John Fairfield

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For the American abolitionist and member of the Underground Railroad, see John Fairfield (abolitionist).
John Fairfield
JohnFairfield.jpg
United States Senator
from Maine
In office
December 4, 1843 – December 24, 1847
Preceded by Reuel Williams
Succeeded by Wyman B. S. Moor
Member of the U.S. House of Representatives
from Maine's 1st district
In office
March 4, 1835 – December 24, 1838
Preceded by Rufus McIntire
Succeeded by Nathan Clifford
13th & 16th Governor of Maine
In office
January 2, 1839 – January 12, 1841
January 5, 1842 – March 7, 1843
Preceded by Edward Kent (twice)
Succeeded by Richard H. Vose
Edward Kavanagh
Personal details
Born January 30, 1797
Saco, Maine
Died December 24, 1847(1847-12-24) (aged 50)
Washington, D.C.
Resting place Laurel Hill Cemetery, Saco, Maine
Political party Democratic
Alma mater Bowdoin College
Profession Law, Trade

John Fairfield (January 30, 1797 – December 24, 1847) was a U.S. politician from Maine having served separately as a U.S. Congressman, state governor and U.S. Senator.

He was born in Saco, Maine and attended the Saco schools, Thornton Academy, and Bowdoin College in Brunswick, Maine. He then engaged in trade and studied law, being admitted to the bar in 1826, and practiced successfully in his native town and in Biddeford, Maine. He was appointed a trustee of Thornton Academy in 1826 and served as president of the board of trustees from 1845 to 1847.

He was appointed reporter of the Maine Supreme Judicial Court in 1834, and was then elected to the United States House of Representatives as a Democrat, serving from March 4, 1835, to December 24, 1838, when he resigned, having been elected Governor.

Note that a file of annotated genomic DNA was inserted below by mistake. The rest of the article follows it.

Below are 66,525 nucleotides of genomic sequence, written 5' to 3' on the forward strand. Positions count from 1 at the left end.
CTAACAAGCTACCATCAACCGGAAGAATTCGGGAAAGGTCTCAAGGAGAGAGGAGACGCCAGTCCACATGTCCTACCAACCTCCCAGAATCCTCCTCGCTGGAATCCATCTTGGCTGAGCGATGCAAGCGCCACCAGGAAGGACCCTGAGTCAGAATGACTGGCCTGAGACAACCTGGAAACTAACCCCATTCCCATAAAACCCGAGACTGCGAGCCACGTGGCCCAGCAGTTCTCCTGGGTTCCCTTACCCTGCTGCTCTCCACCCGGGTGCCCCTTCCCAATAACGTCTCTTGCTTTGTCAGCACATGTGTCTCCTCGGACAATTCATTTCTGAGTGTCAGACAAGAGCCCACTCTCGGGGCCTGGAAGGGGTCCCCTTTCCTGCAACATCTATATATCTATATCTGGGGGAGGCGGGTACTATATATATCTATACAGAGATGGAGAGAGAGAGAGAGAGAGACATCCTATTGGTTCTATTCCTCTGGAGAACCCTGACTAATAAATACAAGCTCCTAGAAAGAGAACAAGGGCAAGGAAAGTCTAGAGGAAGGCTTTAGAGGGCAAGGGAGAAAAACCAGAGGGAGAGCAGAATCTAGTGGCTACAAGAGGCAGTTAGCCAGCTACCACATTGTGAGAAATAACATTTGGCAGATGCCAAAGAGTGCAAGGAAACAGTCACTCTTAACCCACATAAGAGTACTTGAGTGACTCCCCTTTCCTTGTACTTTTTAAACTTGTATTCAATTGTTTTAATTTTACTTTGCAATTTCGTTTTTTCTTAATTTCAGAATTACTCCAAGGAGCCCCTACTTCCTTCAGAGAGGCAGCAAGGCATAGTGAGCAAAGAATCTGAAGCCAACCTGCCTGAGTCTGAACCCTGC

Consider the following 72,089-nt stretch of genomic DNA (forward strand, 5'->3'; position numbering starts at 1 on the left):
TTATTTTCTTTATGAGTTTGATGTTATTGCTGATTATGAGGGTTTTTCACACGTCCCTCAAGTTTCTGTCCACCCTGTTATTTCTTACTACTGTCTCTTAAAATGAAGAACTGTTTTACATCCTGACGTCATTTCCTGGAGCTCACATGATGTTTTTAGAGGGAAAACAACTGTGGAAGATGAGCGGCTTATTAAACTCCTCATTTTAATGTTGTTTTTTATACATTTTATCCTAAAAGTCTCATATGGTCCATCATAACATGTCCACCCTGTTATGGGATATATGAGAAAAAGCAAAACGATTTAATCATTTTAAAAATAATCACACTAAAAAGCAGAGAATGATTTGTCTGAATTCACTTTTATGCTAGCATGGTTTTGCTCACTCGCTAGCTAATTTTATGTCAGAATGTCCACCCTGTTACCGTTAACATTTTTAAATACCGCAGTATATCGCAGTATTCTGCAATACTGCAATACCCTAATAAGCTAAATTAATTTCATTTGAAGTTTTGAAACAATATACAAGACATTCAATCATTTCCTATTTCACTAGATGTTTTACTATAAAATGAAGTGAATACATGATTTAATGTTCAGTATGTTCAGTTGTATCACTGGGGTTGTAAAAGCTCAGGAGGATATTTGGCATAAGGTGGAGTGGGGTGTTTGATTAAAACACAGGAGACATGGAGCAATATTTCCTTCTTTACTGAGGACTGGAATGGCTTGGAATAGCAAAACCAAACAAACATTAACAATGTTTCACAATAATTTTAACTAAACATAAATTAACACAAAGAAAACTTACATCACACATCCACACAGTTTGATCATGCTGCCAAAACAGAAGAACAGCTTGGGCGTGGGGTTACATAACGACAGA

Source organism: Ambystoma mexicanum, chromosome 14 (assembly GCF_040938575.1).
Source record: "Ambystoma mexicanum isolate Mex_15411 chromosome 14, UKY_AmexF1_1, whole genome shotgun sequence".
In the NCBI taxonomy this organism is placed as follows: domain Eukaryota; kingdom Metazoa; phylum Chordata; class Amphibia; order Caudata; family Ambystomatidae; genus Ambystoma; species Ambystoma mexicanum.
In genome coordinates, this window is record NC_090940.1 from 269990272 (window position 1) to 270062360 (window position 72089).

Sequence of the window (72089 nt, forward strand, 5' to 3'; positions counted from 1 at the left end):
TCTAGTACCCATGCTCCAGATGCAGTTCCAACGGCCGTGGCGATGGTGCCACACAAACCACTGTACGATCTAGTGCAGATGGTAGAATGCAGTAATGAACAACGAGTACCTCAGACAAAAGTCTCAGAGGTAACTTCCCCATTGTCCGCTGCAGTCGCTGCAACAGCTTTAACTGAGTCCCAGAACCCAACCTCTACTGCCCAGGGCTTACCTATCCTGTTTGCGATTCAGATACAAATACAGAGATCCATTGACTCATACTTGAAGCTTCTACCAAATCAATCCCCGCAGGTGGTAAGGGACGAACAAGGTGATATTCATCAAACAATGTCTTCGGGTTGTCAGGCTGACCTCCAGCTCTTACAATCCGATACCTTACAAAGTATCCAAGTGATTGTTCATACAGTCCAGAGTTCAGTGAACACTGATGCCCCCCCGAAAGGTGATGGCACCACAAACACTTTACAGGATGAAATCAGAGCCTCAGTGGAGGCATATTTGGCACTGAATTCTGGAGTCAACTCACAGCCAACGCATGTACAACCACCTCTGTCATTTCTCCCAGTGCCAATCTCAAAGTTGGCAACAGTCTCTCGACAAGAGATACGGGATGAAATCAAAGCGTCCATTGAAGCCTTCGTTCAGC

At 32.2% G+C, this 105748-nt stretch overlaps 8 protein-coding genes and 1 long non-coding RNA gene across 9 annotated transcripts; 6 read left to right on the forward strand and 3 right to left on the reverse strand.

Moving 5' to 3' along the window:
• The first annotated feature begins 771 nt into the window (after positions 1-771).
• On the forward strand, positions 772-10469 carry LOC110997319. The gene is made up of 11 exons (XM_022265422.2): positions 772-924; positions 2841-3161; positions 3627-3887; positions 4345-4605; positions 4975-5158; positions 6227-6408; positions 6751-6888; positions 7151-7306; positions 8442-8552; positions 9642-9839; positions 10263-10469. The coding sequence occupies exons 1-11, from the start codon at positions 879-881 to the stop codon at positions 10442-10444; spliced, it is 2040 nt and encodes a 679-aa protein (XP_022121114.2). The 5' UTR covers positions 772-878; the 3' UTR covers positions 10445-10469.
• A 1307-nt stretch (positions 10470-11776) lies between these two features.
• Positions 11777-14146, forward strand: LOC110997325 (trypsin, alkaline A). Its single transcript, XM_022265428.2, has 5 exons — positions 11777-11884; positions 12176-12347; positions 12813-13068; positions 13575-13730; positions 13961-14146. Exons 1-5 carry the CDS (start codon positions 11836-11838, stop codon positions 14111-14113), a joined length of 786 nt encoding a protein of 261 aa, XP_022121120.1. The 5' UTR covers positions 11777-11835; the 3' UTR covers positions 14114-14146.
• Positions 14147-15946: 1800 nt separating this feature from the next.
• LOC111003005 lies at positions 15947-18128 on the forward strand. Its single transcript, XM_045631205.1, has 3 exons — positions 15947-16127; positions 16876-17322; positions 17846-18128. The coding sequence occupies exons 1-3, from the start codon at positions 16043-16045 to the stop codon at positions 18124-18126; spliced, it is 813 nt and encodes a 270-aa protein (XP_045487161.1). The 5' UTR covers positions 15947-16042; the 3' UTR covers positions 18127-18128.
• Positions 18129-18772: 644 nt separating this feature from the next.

He was the 13th and 16th Governor of Maine from 1838 to 1841, and again from 1842 to 1843, when he resigned, having been elected a United States Senator to fill the vacancy caused by the resignation of Reuel Williams. He was then reelected and served from March 3, 1843 until his death in 1847. During his time in the Congress he was chairman of the U.S. Senate Committee on Naval Affairs for the 29th and 30th Congresses. He was the author of Supreme Court Reports, published in Augusta, Maine between 1835 and 1837.

John Fairfield is the namesake of the town of Fort Fairfield, Maine.[1]

Notes[edit]

  1. ^ Gannett, Henry (1905). The Origin of Certain Place Names in the United States. Govt. Print. Off. p. 129. 

References[edit]

Attribution

External links[edit]

United States House of Representatives
Preceded by
Rufus McIntire
Member of the U.S. House of Representatives
from Maine's 1st congressional district

1835–1838
Succeeded by
Nathan Clifford
Political offices
Preceded by
Edward Kent
Governor of Maine
1839–1841
Succeeded by
Edward Kent
Preceded by
Edward Kent
Governor of Maine
1842–1843
Succeeded by
Edward Kavanagh
United States Senate
Preceded by
Reuel Williams
U.S. Senator (Class 1) from Maine
1843–1847
Served alongside: George Evans, James W. Bradbury
Succeeded by
Wyman B. S. Moor